China's slow-motion thaw of relations with Taiwan
and that the two nations remain technically at war.
These figures represent not simply commodities traveling back and forth but a transformation of ordinary lives. Girls who once lined up by the millions in identical Mao suits to shout Communist Party slogans now wear the trendiest fashions and sing the latest pop tunes from Taipei while walking down streets full of restaurants and clubs. Perhaps as important as this resumption of trade was Taiwan's partial lifting of a travel ban to China upon the death of Chiang Kai-shek's son, Chiang Ching-kuo. This led to an informal cultural exchange as families, divided for decades, reunited and shared a tide of cultural influences. Those Taiwanese driven into exile by the Civil War of the 1940s and their children now became agents of new consumer lifestyles as they traveled back and forth between the two countries, taking new customs and tastes with them.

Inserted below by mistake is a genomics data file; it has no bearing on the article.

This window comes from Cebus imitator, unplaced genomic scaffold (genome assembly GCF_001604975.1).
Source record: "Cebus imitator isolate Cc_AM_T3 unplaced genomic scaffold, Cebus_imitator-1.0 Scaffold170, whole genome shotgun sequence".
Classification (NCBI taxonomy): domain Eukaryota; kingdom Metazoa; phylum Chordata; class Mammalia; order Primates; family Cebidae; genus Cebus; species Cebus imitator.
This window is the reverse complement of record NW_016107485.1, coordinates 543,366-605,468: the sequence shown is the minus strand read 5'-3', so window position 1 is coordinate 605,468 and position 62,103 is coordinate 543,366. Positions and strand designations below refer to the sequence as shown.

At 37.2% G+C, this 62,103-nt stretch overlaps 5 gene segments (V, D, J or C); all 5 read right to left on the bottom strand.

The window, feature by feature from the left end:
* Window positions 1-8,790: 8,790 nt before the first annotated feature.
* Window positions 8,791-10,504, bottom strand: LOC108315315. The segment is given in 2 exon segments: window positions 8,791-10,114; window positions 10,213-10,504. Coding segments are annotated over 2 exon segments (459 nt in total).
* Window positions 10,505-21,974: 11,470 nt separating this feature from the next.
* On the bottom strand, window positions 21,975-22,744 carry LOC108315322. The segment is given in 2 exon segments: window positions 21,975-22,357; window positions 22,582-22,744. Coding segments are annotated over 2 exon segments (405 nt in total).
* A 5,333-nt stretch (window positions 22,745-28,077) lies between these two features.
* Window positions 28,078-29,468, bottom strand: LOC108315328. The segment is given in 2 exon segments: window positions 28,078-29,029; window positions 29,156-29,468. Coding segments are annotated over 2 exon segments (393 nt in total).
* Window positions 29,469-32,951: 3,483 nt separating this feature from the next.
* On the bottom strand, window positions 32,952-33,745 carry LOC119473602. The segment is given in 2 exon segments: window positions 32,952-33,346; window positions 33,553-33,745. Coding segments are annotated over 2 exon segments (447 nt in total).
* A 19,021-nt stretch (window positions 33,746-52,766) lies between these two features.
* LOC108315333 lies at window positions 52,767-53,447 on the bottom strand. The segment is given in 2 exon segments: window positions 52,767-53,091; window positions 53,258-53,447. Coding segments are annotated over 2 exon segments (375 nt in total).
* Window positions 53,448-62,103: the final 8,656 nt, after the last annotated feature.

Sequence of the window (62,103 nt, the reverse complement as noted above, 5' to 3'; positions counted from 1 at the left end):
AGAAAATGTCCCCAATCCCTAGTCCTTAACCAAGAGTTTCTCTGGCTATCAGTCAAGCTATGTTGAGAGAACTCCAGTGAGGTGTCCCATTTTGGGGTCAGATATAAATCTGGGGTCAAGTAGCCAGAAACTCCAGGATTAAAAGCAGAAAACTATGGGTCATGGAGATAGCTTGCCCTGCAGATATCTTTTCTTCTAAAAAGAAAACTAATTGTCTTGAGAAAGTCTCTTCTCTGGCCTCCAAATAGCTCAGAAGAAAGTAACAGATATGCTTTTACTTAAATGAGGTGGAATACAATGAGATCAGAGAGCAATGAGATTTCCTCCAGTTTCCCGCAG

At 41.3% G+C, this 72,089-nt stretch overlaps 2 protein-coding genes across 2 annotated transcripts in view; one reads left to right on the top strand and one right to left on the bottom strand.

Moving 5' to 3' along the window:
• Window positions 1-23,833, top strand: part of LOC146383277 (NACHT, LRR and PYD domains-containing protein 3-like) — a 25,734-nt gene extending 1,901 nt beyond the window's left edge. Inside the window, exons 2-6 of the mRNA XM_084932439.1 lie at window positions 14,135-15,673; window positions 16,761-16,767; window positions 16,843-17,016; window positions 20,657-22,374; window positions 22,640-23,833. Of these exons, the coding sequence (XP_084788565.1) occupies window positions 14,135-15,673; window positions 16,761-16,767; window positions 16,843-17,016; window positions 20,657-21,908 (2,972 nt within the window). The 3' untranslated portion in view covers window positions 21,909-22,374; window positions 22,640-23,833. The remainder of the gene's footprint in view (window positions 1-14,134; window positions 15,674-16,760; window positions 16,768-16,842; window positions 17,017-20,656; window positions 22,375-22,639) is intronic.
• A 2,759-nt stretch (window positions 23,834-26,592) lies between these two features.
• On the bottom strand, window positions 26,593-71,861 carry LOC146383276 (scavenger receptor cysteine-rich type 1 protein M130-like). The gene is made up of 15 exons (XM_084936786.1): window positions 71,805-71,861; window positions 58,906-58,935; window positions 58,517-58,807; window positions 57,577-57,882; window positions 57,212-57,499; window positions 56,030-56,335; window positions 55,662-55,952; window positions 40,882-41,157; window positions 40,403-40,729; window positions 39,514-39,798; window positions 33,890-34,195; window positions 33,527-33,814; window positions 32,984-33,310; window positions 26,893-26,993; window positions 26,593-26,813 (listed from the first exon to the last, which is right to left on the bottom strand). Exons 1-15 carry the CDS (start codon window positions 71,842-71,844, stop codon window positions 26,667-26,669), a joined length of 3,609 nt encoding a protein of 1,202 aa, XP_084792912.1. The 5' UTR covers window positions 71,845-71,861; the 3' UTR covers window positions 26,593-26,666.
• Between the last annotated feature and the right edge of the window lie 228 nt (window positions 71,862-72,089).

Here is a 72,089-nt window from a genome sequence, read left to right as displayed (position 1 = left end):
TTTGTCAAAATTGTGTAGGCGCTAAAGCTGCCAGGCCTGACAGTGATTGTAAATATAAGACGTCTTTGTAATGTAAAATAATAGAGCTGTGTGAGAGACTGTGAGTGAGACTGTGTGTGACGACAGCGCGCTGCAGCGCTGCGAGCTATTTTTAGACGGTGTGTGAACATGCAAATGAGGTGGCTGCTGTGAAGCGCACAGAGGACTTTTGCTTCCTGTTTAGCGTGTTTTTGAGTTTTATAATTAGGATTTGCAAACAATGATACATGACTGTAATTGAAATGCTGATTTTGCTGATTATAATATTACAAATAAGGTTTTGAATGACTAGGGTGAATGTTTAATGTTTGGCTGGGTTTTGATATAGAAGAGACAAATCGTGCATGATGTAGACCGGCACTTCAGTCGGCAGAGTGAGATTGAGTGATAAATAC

When the father of one of my former Taiwanese students traveled to see his relatives in rural Henan province, he didn't arrive empty-handed. Like tens of thousands of other Taiwanese visitors, he returned to China with lavish presents. He had intended to give his relatives a color television, one of the most coveted products in China at the time -- but they begged him not to. Not only would it elicit envy, they feared, it would force his relatives to host TV parties for family, friends and hangerson. Many others, of course, were less cautious and eagerly accepted not only TVs but washing machines, motorcycles and cash. Such gift-giving became so common that enterprising Taiwanese stores streamlined the process by allowing travelers to buy the gifts in Taiwan and then pick them up in China.